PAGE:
1. State Key Laboratory of Quality Research in Chinese Medicine, Institute of Chinese Medical Sciences, University of Macau, Macao SAR 999078, China.
2. Macao Centre for Research and Development in Chinese Medicine, University of Macau, Macao SAR 999078, China.
3. Institute of Molecular Medicine (IMM), Shanghai Key Laboratory for Nucleic Acid Chemistry and Nanomedicine, Renji Hospital, School of Medicine, Shanghai Jiao Tong University, Shanghai 200127, China.
4. Pharmacognosy Department, College of Pharmacy, Cairo University, Kasr el Aini St., Cairo 11562, Egypt.
* Mingju Shui and Zhejie Chen contributed equally to this work.
Gene therapy, an effective medical intervention strategy, is increasingly employed in basic research and clinical practice for promising and unique therapeutic effects for diseases treatment, such as cardiovascular disorders, cancer, neurological pathologies, infectious diseases, and wound healing. However, naked DNA/RNA is readily hydrolyzed by nucleic acid degrading enzymes in the extracellular environment and degraded by lysosomes during intracellular physiological conditions, thus gene transfer must cross complex cellular and tissue barriers to deliver genetic materials into targeted cells and drive efficient activation or inhibition of the proteins. At present, the lack of safe, highly efficient, and non-immunogenic drug carriers is the main drawback of gene therapy. Considering the dense hydroxyl groups on the benzene rings in natural polyphenols that exert a strong affinity to various nucleic acids via hydrogen bonding and hydrophobic interactions, polyphenol-based carriers are promising anchors for gene delivery in which polyphenols serve as the primary building blocks. In this review, the recent progress in polyphenol-assisted gene delivery was summarized, which provided an easily accessible reference for the design of future polyphenol-based gene delivery vectors. Nucleic acids discussed in this review include DNA, short interfering RNAs (siRNA), microRNA (miRNA), double-strand RNA (dsRNA), and messenger RNA (mRNA).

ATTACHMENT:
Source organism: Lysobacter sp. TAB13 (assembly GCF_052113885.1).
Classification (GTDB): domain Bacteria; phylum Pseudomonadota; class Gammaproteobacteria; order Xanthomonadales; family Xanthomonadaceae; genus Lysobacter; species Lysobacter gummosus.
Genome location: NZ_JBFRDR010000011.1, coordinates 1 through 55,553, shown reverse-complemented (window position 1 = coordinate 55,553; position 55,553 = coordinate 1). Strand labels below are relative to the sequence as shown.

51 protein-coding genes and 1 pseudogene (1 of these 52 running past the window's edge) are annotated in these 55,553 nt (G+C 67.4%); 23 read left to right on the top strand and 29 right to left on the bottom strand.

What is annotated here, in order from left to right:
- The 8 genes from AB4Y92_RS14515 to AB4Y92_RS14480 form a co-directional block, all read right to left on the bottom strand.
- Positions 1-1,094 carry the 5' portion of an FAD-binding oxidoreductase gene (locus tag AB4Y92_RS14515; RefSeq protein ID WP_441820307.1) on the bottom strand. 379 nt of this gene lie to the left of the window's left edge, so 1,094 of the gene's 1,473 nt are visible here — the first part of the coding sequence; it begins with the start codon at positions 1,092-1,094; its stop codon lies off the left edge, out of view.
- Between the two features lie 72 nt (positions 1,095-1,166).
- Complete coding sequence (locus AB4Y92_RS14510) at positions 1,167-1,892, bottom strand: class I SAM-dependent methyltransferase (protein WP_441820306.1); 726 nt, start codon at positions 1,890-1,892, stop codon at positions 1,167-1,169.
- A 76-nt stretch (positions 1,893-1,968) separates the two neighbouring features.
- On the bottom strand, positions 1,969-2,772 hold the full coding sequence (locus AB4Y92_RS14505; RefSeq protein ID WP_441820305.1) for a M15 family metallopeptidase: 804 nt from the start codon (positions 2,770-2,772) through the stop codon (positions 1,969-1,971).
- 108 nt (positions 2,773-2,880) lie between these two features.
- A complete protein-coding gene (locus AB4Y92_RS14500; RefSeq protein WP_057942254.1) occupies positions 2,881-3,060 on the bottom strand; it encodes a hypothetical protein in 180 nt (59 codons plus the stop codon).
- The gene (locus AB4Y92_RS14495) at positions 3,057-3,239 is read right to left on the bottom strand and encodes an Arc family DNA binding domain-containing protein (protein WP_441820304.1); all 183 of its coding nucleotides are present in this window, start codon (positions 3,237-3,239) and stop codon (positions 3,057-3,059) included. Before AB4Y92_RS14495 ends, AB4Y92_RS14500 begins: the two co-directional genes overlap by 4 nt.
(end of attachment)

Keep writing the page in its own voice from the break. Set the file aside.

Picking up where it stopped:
Keywords: gene therapy, polyphenols, nucleic acid, RNA, EGCG